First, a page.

The antitrust accusations against Google continue. Associated Newspapers Ltd. And Mail Media Inc., the parent company of the Daily Mail and MailOnline in the United Kingdom, filed an antitrust lawsuit against Google on Tuesday in the U.S. District Court in New York. According to the allegations, publishers who don’t buy enough Google ad space are punished with lower search engine rankings. They also allege that Google has too much control over online advertising, and the publisher believes that Google favors other news outlets over its own news coverage.
Among other allegations, Associated Newspapers claims that Google downgraded their search engine ranking based on their coverage of the Royal Family in 2021. The publisher alleges that British readers were more likely to be served articles by Google about Oprah Winfrey’s interview with Prince Harry and Meghan Markle than articles published in the Daily Mail, particularly those written by Piers Morgan who was a columnist at the time.
Dominant position in ad tech
In addition, the Daily Mail claims that Google has built a dominant position in the ad tech industry, and it controls the tools that publishers and advertisers utilize to buy and sell advertising space online. This includes the ad inventory marketplace, or exchange, where millions of ad spaces are sold each day in auctions. Google has an advantage which it uses to strongarm publishers and advertisers, says the Daily Mail.
“This lawsuit is to hold Google to account for their continued anti-competitive behavior including manipulation of ad auctions and news search results, bid rigging, algorithm bias and exploiting its market power to harm their advertising rivals,” a Daily Mail spokesperson said. “Despite increased criticism by regulators and governments around the world, Google's ongoing behavior clearly shows they are not prepared to change their conduct.”
The Daily Mail seeks compensation for the antitrust behavior and injunctive relief “to restore competition in the monopolized markets and safeguard news content for readers.”
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Google said the claims are meritless.
“The use of our ad tech tools has no bearing on how a publisher's website ranks in Google search,” said a Google spokesperson. “More generally, we compete in a crowded and competitive ad tech space where publishers have and exercise multiple options. The Daily Mail itself authorizes dozens of ad tech companies to sell and manage their ad space, including Amazon, Verizon and more. We will defend ourselves against these meritless claims.”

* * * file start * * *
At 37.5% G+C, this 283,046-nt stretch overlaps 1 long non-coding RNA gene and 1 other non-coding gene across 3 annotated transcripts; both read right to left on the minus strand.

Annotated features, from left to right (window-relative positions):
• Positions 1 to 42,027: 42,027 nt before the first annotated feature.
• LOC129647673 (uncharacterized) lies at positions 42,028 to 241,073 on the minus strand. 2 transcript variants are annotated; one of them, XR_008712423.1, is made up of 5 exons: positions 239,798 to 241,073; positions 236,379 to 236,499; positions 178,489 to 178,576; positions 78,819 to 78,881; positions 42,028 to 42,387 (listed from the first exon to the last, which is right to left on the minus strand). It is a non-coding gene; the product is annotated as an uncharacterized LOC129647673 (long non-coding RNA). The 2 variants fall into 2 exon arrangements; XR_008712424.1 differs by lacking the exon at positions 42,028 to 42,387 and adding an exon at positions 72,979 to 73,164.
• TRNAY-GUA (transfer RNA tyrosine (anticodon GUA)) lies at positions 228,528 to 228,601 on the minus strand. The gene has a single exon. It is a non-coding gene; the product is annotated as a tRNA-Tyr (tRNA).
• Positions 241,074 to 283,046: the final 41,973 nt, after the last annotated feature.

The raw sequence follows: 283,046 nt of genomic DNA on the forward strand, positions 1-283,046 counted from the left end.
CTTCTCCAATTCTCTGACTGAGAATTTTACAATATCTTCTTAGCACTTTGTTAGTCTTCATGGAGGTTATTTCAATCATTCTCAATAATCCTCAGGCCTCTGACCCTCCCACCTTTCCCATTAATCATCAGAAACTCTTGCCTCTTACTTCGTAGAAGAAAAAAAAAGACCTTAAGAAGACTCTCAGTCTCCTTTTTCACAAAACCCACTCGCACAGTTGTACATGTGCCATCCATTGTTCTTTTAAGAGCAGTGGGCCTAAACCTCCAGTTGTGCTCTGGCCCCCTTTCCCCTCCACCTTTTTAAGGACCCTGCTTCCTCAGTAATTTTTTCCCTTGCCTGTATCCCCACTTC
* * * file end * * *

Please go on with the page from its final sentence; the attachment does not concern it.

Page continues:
Multiple antitrust lawsuits against Google in the U.S.
Last year, Google was sued by the Department of Justice and dozens of states and territories in multiple lawsuits. It started in October 2020 with a civil antitrust lawsuit brought by the DOJ and 11 state attorneys general, alleging anticompetitive behavior and specifically addressing Google’s general search services, search advertising and general search text advertising practices. Google was sued twice more in December. In one lawsuit, 10 states participated, alleging that Google controls nearly all display ad space, ad exchanges, and ad buyers and sellers. In the second December lawsuit, more than 35 states and territories filed an antitrust case against Google, alleging the tech giant had violated the Sherman Act by restraining trade and maintaining monopolies in general search services, general search text advertising, and general search advertising in the U.S.
European regulators want to take their shot at Google too. These accusations, allegations and lawsuits will take years to play out in the courts, but it seems that governments and businesses have had their fill of Google’s alleged anticompetitive and monopolistic ways. Though Google has a big piggy bank ($182.5 billion in annual revenue in fiscal year 2020), at some point, something has to give. Governments need to step in and impose regulations, or Google needs to pay up, or a combination of the two. These lawsuits are likely to embolden other organizations who are tired of being the little guy playing by Google’s rules. We can expect to see more of these types of cases.